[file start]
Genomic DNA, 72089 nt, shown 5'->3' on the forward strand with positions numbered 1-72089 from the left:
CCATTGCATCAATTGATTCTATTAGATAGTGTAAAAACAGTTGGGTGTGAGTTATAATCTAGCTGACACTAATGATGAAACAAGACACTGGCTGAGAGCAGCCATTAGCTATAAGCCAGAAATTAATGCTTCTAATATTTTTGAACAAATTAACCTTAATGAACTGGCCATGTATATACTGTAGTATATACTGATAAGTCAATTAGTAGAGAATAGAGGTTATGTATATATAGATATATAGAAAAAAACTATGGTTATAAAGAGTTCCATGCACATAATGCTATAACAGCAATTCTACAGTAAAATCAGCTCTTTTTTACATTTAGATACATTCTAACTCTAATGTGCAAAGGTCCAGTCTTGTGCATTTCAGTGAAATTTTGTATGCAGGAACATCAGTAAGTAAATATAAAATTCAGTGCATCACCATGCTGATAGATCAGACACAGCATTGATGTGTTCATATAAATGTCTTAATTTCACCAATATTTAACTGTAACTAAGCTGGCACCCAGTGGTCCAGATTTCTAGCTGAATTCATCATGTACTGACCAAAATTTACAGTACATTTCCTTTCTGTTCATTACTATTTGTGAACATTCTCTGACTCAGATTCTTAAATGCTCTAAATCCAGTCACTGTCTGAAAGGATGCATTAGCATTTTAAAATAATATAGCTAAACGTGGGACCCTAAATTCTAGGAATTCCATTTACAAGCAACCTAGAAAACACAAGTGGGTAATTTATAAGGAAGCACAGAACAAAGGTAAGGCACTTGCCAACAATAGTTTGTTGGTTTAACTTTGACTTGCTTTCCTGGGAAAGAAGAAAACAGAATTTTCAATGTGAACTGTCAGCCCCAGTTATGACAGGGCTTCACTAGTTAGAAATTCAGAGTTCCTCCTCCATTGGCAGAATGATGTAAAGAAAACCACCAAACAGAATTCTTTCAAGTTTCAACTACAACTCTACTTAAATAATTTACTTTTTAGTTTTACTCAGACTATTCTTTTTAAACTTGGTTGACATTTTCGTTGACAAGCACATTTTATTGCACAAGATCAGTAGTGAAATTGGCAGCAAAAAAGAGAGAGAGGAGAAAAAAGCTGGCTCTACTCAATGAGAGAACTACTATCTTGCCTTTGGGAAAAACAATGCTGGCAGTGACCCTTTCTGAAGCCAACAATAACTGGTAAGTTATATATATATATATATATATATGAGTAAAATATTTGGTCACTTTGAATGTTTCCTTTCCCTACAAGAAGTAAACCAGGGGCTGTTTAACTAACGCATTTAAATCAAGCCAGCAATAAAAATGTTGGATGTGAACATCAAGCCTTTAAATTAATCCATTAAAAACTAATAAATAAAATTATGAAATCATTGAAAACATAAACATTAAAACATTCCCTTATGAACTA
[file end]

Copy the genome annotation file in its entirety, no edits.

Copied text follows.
Genomic DNA, 72089 nt, shown 5'->3' on the forward strand with positions numbered 1-72089 from the left:
CCATTGCATCAATTGATTCTATTAGATAGTGTAAAAACAGTTGGGTGTGAGTTATAATCTAGCTGACACTAATGATGAAACAAGACACTGGCTGAGAGCAGCCATTAGCTATAAGCCAGAAATTAATGCTTCTAATATTTTTGAACAAATTAACCTTAATGAACTGGCCATGTATATACTGTAGTATATACTGATAAGTCAATTAGTAGAGAATAGAGGTTATGTATATATAGATATATAGAAAAAAACTATGGTTATAAAGAGTTCCATGCACATAATGCTATAACAGCAATTCTACAGTAAAATCAGCTCTTTTTTACATTTAGATACATTCTAACTCTAATGTGCAAAGGTCCAGTCTTGTGCATTTCAGTGAAATTTTGTATGCAGGAACATCAGTAAGTAAATATAAAATTCAGTGCATCACCATGCTGATAGATCAGACACAGCATTGATGTGTTCATATAAATGTCTTAATTTCACCAATATTTAACTGTAACTAAGCTGGCACCCAGTGGTCCAGATTTCTAGCTGAATTCATCATGTACTGACCAAAATTTACAGTACATTTCCTTTCTGTTCATTACTATTTGTGAACATTCTCTGACTCAGATTCTTAAATGCTCTAAATCCAGTCACTGTCTGAAAGGATGCATTAGCATTTTAAAATAATATAGCTAAACGTGGGACCCTAAATTCTAGGAATTCCATTTACAAGCAACCTAGAAAACACAAGTGGGTAATTTATAAGGAAGCACAGAACAAAGGTAAGGCACTTGCCAACAATAGTTTGTTGGTTTAACTTTGACTTGCTTTCCTGGGAAAGAAGAAAACAGAATTTTCAATGTGAACTGTCAGCCCCAGTTATGACAGGGCTTCACTAGTTAGAAATTCAGAGTTCCTCCTCCATTGGCAGAATGATGTAAAGAAAACCACCAAACAGAATTCTTTCAAGTTTCAACTACAACTCTACTTAAATAATTTACTTTTTAGTTTTACTCAGACTATTCTTTTTAAACTTGGTTGACATTTTCGTTGACAAGCACATTTTATTGCACAAGATCAGTAGTGAAATTGGCAGCAAAAAAGAGAGAGAGGAGAAAAAAGCTGGCTCTACTCAATGAGAGAACTACTATCTTGCCTTTGGGAAAAACAATGCTGGCAGTGACCCTTTCTGAAGCCAACAATAACTGGTAAGTTATATATATATATATATATATATGAGTAAAATATTTGGTCACTTTGAATGTTTCCTTTCCCTACAAGAAGTAAACCAGGGGCTGTTTAACTAACGCATTTAAATCAAGCCAGCAATAAAAATGTTGGATGTGAACATCAAGCCTTTAAATTAATCCATTAAAAACTAATAAATAAAATTATGAAATCATTGAAAACATAAACATTAAAACATTCCCTTATGAACTA